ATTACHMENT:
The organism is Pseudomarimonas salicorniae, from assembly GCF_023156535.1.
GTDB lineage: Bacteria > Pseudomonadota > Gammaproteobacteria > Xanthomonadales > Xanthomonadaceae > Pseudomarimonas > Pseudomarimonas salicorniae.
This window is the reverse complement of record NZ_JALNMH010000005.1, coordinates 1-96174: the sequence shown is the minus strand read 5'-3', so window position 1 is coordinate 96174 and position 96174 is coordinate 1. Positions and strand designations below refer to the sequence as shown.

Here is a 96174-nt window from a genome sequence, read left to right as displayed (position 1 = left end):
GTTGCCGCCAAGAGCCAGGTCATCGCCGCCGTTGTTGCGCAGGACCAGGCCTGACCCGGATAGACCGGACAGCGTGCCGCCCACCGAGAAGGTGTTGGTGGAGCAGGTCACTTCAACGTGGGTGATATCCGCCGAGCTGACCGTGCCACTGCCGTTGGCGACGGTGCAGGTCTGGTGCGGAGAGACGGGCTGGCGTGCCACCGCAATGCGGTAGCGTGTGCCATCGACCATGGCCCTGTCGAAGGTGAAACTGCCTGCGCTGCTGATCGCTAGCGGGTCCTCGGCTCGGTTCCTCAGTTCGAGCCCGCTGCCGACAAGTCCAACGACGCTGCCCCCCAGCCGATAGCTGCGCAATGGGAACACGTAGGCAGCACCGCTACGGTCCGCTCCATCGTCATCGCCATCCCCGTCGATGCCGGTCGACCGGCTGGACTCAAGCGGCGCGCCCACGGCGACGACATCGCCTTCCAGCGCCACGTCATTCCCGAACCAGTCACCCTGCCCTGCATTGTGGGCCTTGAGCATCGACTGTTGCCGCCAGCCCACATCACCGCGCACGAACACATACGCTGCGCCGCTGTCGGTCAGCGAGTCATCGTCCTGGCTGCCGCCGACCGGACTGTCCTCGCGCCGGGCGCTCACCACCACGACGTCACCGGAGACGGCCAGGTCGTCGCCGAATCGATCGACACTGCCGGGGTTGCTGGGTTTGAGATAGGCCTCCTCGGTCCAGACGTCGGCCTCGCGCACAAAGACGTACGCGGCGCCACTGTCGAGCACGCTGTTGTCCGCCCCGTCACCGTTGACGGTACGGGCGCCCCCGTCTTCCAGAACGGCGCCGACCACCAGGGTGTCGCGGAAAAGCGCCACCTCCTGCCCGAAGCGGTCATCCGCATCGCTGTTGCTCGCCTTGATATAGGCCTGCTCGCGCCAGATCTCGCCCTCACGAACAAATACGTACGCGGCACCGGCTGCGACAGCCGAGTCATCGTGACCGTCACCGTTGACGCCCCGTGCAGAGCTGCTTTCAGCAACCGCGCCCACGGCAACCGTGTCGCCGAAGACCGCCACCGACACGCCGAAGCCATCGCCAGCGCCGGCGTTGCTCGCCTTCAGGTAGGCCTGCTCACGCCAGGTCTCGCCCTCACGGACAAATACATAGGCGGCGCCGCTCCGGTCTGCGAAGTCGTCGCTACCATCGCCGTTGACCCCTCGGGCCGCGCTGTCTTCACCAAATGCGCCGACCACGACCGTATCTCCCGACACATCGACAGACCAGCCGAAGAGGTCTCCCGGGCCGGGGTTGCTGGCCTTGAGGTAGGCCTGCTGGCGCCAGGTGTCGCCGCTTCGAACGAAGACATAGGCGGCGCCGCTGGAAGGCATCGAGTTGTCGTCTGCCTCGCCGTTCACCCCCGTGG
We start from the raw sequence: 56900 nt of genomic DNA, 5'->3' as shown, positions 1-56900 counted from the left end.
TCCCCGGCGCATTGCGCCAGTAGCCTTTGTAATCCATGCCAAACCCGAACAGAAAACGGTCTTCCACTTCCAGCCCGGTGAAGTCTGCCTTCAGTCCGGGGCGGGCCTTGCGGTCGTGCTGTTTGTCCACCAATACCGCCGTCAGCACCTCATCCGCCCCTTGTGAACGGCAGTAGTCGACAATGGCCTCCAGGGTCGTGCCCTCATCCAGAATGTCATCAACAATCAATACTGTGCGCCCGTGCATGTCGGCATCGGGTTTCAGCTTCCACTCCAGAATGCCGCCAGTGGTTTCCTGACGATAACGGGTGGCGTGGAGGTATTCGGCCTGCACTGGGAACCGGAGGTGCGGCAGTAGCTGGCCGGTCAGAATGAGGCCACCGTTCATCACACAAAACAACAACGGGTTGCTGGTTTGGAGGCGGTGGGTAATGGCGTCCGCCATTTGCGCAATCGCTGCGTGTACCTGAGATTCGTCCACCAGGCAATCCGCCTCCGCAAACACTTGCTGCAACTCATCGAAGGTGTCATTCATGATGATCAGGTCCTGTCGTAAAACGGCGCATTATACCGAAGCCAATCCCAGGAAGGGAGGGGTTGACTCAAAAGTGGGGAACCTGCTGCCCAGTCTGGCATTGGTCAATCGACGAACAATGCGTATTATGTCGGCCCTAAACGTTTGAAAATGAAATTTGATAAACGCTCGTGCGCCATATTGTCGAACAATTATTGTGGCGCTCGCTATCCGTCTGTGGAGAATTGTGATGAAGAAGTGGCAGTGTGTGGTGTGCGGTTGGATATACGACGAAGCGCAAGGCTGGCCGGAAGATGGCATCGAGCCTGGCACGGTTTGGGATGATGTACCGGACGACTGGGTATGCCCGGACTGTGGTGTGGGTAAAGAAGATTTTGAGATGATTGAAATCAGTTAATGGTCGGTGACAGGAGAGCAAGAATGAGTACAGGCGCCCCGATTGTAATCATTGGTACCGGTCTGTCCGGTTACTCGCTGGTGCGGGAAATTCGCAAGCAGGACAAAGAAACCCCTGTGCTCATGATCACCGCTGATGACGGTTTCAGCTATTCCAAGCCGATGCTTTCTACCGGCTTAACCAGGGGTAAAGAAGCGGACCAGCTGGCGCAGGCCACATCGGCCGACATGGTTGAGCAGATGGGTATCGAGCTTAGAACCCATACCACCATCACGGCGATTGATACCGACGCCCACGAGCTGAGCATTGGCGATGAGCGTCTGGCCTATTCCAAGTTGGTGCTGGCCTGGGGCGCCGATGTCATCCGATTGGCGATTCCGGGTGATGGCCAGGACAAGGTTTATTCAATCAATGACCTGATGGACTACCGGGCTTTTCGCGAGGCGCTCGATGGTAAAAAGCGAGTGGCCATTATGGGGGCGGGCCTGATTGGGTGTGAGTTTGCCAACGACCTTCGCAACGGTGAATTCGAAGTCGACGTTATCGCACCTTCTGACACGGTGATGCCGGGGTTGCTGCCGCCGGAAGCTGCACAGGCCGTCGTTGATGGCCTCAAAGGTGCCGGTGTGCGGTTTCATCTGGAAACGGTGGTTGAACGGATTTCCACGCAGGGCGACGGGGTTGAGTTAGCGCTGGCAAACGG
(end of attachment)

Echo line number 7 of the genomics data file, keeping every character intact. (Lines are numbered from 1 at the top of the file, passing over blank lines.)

TCCCCGGCGCATTGCGCCAGTAGCCTTTGTAATCCATGCCAAACCCGAACAGAAAACGGTCTTCCACTTCCAGCCCGGTGAAGTCTGCCTTCAGTCCGGGGCGGGCCTTGCGGTCGTGCTGTTTGTCCACCAATACCGCCGTCAGCACCTCATCCGCCCCTTGTGAACGGCAGTAGTCGACAATGGCCTCCAGGGTCGTGCCCTCATCCAGAATGTCATCAACAATCAATACTGTGCGCCCGTGCATGTCGGCATCGGGTTTCAGCTTCCACTCCAGAATGCCGCCAGTGGTTTCCTGACGATAACGGGTGGCGTGGAGGTATTCGGCCTGCACTGGGAACCGGAGGTGCGGCAGTAGCTGGCCGGTCAGAATGAGGCCACCGTTCATCACACAAAACAACAACGGGTTGCTGGTTTGGAGGCGGTGGGTAATGGCGTCCGCCATTTGCGCAATCGCTGCGTGTACCTGAGATTCGTCCACCAGGCAATCCGCCTCCGCAAACACTTGCTGCAACTCATCGAAGGTGTCATTCATGATGATCAGGTCCTGTCGTAAAACGGCGCATTATACCGAAGCCAATCCCAGGAAGGGAGGGGTTGACTCAAAAGTGGGGAACCTGCTGCCCAGTCTGGCATTGGTCAATCGACGAACAATGCGTATTATGTCGGCCCTAAACGTTTGAAAATGAAATTTGATAAACGCTCGTGCGCCATATTGTCGAACAATTATTGTGGCGCTCGCTATCCGTCTGTGGAGAATTGTGATGAAGAAGTGGCAGTGTGTGGTGTGCGGTTGGATATACGACGAAGCGCAAGGCTGGCCGGAAGATGGCATCGAGCCTGGCACGGTTTGGGATGATGTACCGGACGACTGGGTATGCCCGGACTGTGGTGTGGGTAAAGAAGATTTTGAGATGATTGAAATCAGTTAATGGTCGGTGACAGGAGAGCAAGAATGAGTACAGGCGCCCCGATTGTAATCATTGGTACCGGTCTGTCCGGTTACTCGCTGGTGCGGGAAATTCGCAAGCAGGACAAAGAAACCCCTGTGCTCATGATCACCGCTGATGACGGTTTCAGCTATTCCAAGCCGATGCTTTCTACCGGCTTAACCAGGGGTAAAGAAGCGGACCAGCTGGCGCAGGCCACATCGGCCGACATGGTTGAGCAGATGGGTATCGAGCTTAGAACCCATACCACCATCACGGCGATTGATACCGACGCCCACGAGCTGAGCATTGGCGATGAGCGTCTGGCCTATTCCAAGTTGGTGCTGGCCTGGGGCGCCGATGTCATCCGATTGGCGATTCCGGGTGATGGCCAGGACAAGGTTTATTCAATCAATGACCTGATGGACTACCGGGCTTTTCGCGAGGCGCTCGATGGTAAAAAGCGAGTGGCCATTATGGGGGCGGGCCTGATTGGGTGTGAGTTTGCCAACGACCTTCGCAACGGTGAATTCGAAGTCGACGTTATCGCACCTTCTGACACGGTGATGCCGGGGTTGCTGCCGCCGGAAGCTGCACAGGCCGTCGTTGATGGCCTCAAAGGTGCCGGTGTGCGGTTTCATCTGGAAACGGTGGTTGAACGGATTTCCACGCAGGGCGACGGGGTTGAGTTAGCGCTGGCAAACGG